Monday, September 14, 2015

SpaceLiner could fly passengers from Europe-Australia in 90 minutes

SpaceLiner concept.
(German Aerospace Center)

A hypersonic plane that could carry 100 passengers between Europe and Australia in 90 minutes could be a reality by 2050, according to the German Aerospace Center (DLR). Dubbed the SpaceLiner, DLR wants to move ahead with developing the spacecraft, which is a rocket-propelled intercontinental passenger transport capable of carrying 50 passengers and two crew members.

It would have an 83.5 meter long/wing span of 37.5 meters, a rocket-propelled jet, and would work by launching into the Earth’s stratosphere to altitudes of 80 km where it could travel at speeds up to 13,300 km/h. The two-stage, vertical-takeoff configuration concept consists of a large unmanned booster and a manned stage designed for 50 passengers and two crew members, DLR said on its website.

Since the termination of Concorde operation at Air France and British Airways in 2003, intercontinental travel has been restricted to low-speed, subsonic, elongated multi-hour flight.

According to DLR, the key challenge of space transportation is to reduce launch cost as low as possible. “Production is one of the main cost drivers due to the very low manufacturing numbers of stages and engines. Without a new market application for space technology no improvement is to be expected,” DLR said on its website.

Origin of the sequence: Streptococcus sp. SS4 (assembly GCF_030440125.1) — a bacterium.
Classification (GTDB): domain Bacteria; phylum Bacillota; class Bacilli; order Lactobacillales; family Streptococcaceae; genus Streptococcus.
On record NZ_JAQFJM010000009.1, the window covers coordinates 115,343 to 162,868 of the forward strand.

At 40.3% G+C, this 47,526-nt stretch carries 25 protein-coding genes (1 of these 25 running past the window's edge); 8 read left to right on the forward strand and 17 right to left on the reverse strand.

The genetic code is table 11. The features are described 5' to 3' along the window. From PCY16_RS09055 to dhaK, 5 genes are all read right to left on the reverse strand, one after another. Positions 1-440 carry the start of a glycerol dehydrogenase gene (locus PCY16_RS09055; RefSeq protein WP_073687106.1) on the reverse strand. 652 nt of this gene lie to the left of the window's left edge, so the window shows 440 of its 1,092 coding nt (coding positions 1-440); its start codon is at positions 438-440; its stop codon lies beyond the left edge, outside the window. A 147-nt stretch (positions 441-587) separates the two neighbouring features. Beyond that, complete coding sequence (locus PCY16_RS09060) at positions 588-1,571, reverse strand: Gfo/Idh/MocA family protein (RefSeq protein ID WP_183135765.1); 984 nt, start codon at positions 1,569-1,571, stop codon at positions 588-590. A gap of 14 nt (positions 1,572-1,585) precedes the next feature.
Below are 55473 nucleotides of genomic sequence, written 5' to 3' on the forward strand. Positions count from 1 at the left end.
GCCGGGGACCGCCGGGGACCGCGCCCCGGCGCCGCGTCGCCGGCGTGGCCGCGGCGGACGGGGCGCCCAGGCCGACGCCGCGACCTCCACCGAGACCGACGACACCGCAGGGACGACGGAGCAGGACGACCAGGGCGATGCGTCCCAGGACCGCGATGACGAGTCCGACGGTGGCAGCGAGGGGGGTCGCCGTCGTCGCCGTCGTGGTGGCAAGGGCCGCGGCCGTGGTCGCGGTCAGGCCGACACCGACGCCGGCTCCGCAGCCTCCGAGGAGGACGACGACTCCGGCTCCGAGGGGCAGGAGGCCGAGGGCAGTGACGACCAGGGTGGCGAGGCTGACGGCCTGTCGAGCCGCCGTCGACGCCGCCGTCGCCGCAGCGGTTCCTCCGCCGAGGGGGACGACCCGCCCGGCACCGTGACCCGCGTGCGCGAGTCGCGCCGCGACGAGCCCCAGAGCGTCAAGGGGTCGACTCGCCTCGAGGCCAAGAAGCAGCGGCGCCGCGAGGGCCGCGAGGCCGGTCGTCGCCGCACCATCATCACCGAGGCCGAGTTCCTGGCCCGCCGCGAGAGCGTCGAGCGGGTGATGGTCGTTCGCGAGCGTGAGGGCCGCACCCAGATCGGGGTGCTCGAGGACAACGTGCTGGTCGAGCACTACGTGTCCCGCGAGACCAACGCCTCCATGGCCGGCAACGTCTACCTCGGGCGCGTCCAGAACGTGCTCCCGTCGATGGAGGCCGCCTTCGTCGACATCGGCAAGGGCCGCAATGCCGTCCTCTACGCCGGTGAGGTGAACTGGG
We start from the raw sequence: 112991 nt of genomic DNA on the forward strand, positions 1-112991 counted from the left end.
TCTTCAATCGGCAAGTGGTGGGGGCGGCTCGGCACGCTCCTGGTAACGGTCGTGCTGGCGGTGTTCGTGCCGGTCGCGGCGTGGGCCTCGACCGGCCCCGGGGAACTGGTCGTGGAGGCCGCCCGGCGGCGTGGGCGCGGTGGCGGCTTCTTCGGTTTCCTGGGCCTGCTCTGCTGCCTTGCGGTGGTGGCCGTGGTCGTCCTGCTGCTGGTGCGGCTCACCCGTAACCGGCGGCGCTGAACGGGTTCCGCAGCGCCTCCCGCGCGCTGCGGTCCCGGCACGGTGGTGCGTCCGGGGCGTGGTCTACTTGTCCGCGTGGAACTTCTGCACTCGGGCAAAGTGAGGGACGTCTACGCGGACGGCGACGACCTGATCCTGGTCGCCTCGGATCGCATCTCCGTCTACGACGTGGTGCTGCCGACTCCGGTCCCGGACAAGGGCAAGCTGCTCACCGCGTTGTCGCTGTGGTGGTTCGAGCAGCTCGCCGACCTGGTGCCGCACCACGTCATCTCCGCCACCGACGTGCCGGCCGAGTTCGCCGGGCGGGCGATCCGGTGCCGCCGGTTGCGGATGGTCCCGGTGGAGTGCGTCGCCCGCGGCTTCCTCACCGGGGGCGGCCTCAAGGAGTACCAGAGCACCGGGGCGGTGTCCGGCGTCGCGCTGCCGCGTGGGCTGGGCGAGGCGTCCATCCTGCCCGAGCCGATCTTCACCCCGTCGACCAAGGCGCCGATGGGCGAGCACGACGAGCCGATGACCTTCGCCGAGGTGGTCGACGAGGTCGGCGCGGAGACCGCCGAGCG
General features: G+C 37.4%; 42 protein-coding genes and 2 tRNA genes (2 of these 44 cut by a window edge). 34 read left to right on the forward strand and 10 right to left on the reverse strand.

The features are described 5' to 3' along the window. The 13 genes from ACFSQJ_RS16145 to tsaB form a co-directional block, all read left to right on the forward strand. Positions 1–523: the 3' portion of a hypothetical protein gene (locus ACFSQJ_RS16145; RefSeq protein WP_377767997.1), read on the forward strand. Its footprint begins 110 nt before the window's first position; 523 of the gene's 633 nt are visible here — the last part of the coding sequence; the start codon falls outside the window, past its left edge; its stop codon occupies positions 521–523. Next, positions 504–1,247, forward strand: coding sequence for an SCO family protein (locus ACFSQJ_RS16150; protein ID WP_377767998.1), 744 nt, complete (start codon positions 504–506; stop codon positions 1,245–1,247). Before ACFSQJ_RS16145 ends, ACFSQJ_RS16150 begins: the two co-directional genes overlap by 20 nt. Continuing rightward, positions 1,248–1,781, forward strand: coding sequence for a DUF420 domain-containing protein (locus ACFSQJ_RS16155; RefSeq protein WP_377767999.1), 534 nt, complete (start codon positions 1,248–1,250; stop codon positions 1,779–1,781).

DLR said it has developed a vision that “ultimately has the potential to enable sustainable, low-cost space transportation to orbit. The number of launches per year should be strongly raised and hence manufacturing and operating cost of launcher hardware should dramatically shrink. The obvious challenge of the vision is to identify the very application creating this new, large-size market.”

DLR said the new kind of high-speed transport, based on a two-stage Reusable Launch Vehicle (RLV), could operate on distances like Europe-Australia in 90 minutes. Flying time between Europe and North-West America could be reduced to slightly more than one hour. The aircraft will be accelerated by 11 liquid rocket engines operated using cryogenic liquid oxygen and hydrogen—meaning it will only release water vapor and hydrogen in the atmosphere.

It is expected this project is unlikely to get off the ground until 2050.

(Kurt Hofmann - ATWOnline News)

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